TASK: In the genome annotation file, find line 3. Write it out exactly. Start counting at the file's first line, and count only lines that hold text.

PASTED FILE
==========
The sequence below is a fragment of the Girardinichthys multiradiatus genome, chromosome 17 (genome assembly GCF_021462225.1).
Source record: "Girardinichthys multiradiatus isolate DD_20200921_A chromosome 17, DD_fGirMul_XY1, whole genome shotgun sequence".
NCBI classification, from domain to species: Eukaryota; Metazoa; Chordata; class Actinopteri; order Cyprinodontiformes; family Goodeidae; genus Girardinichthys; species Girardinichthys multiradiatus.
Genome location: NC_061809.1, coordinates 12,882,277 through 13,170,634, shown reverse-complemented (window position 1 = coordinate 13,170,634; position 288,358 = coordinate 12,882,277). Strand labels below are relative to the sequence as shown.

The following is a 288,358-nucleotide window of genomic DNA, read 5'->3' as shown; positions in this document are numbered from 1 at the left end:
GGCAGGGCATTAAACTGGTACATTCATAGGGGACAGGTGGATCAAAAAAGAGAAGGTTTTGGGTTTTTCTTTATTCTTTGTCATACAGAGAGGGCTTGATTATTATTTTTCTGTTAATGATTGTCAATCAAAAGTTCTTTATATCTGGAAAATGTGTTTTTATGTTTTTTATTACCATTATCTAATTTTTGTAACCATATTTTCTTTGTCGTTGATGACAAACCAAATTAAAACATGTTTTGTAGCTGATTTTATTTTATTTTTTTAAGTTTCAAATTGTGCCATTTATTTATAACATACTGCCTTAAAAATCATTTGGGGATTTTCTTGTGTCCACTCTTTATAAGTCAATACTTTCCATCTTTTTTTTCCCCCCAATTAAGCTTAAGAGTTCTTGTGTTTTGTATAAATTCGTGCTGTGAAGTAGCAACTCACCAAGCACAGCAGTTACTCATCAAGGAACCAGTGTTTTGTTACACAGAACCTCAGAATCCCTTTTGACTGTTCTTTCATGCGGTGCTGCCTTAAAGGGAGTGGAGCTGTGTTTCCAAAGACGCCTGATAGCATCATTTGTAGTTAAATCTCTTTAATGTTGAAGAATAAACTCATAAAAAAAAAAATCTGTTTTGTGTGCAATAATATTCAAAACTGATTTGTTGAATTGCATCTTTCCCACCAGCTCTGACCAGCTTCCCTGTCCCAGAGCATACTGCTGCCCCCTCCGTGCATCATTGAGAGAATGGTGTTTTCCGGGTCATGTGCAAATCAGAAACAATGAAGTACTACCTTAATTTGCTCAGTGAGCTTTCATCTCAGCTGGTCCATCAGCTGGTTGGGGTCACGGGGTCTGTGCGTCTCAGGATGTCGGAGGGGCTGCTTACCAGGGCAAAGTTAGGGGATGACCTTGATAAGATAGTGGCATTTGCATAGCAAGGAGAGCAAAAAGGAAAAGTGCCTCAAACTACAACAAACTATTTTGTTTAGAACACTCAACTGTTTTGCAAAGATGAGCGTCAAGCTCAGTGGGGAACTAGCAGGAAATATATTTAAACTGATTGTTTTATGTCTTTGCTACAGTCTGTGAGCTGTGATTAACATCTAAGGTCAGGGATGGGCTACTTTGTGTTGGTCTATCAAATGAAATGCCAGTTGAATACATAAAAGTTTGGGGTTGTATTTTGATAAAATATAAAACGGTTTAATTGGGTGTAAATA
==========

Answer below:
NCBI classification, from domain to species: Eukaryota; Metazoa; Chordata; class Actinopteri; order Cyprinodontiformes; family Goodeidae; genus Girardinichthys; species Girardinichthys multiradiatus.